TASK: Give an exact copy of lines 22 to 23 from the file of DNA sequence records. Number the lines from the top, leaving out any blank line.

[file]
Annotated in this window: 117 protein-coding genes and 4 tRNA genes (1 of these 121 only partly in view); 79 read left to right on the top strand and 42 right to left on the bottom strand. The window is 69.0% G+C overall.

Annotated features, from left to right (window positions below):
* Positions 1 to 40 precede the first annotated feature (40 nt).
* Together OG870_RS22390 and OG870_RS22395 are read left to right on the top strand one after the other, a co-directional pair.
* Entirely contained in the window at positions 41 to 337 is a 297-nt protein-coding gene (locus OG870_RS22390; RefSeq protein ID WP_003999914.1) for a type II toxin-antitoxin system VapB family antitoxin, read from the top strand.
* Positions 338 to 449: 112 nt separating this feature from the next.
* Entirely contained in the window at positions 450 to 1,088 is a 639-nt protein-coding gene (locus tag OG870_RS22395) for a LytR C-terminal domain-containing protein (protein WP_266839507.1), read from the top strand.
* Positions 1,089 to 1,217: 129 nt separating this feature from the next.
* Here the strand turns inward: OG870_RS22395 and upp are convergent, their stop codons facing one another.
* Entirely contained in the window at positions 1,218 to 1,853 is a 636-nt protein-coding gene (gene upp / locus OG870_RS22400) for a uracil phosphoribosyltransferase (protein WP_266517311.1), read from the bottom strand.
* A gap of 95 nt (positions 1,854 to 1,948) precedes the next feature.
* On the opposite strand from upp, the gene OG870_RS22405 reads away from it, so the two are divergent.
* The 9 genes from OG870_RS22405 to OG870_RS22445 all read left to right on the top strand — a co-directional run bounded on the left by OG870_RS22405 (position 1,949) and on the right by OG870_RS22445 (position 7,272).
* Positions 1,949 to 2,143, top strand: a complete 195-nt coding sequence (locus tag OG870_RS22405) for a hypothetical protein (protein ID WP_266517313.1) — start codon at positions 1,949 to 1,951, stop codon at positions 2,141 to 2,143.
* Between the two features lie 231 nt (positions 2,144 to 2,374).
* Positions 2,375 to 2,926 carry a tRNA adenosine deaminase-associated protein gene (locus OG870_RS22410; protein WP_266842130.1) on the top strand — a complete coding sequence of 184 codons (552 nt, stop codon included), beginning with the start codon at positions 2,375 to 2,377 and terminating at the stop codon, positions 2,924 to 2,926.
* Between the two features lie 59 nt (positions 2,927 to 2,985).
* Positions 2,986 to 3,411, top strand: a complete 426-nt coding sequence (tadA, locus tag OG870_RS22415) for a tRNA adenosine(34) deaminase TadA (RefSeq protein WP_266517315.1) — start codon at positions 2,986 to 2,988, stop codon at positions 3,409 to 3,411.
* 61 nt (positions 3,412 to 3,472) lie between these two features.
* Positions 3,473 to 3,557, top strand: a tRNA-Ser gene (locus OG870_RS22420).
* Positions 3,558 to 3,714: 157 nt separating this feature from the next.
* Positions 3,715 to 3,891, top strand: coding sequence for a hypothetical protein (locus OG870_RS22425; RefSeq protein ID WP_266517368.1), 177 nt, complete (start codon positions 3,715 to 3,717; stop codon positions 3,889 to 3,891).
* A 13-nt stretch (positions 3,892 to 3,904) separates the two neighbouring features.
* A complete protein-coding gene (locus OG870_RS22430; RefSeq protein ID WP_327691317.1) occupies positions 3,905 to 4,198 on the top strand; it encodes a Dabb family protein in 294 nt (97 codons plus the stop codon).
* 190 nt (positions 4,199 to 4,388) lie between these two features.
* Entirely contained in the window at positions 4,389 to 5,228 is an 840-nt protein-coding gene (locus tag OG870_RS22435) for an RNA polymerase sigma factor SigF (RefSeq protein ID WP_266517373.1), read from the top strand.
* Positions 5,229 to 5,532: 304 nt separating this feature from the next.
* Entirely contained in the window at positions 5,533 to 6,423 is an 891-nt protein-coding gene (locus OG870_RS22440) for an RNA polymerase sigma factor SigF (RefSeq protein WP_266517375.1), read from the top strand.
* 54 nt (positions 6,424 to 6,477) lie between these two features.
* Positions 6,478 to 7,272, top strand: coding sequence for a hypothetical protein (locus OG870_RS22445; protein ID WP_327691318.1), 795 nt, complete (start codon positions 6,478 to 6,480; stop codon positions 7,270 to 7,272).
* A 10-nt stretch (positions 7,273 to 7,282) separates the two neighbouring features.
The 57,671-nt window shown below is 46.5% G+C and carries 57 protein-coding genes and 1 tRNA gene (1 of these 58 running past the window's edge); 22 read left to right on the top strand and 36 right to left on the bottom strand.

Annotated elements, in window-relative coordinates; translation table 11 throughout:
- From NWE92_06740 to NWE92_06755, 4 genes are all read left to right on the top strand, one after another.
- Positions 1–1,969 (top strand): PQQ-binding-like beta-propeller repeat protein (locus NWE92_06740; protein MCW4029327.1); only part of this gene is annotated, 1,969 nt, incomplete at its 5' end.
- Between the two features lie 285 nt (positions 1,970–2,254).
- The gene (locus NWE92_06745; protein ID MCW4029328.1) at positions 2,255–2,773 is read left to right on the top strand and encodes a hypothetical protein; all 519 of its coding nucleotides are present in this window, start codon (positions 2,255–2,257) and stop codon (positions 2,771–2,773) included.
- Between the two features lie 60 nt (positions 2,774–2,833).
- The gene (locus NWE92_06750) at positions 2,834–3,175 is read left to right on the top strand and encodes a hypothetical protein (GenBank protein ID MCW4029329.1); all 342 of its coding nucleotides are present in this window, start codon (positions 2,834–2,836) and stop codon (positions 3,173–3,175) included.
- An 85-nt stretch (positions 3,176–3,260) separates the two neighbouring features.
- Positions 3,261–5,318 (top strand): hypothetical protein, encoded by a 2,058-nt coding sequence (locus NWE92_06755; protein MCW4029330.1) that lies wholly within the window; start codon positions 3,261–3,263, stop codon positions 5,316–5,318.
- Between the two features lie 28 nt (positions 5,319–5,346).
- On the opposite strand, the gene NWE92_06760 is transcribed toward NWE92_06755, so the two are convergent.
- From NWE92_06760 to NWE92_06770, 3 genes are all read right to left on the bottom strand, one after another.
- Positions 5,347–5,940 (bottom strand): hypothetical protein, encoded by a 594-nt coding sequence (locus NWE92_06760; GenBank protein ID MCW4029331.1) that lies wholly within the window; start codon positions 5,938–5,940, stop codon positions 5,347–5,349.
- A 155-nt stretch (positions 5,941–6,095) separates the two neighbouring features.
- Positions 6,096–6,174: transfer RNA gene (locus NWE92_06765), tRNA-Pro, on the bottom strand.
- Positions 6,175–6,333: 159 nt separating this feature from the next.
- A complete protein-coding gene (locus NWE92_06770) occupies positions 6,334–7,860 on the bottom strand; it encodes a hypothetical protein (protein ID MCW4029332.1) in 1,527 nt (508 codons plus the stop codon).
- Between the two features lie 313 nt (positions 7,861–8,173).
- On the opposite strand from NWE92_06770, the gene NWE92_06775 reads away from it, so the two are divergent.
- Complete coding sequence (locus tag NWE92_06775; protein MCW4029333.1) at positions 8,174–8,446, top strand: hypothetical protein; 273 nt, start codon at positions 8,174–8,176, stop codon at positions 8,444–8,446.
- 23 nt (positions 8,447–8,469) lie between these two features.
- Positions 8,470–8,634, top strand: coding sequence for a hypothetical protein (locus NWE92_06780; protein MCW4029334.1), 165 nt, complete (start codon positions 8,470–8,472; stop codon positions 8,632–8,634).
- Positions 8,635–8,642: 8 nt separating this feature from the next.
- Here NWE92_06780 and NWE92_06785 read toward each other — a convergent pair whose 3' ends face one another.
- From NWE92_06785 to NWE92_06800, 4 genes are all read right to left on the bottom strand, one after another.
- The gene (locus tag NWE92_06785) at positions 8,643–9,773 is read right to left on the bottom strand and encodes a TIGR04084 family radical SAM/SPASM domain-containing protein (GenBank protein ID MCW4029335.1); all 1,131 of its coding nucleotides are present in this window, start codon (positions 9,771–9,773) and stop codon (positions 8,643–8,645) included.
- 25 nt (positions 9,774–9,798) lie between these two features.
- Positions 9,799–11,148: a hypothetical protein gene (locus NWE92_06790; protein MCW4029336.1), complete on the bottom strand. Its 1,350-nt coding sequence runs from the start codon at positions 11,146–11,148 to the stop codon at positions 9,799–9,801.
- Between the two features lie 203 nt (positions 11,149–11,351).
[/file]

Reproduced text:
* Positions 3,715 to 3,891, top strand: coding sequence for a hypothetical protein (locus OG870_RS22425; RefSeq protein ID WP_266517368.1), 177 nt, complete (start codon positions 3,715 to 3,717; stop codon positions 3,889 to 3,891).
* A 13-nt stretch (positions 3,892 to 3,904) separates the two neighbouring features.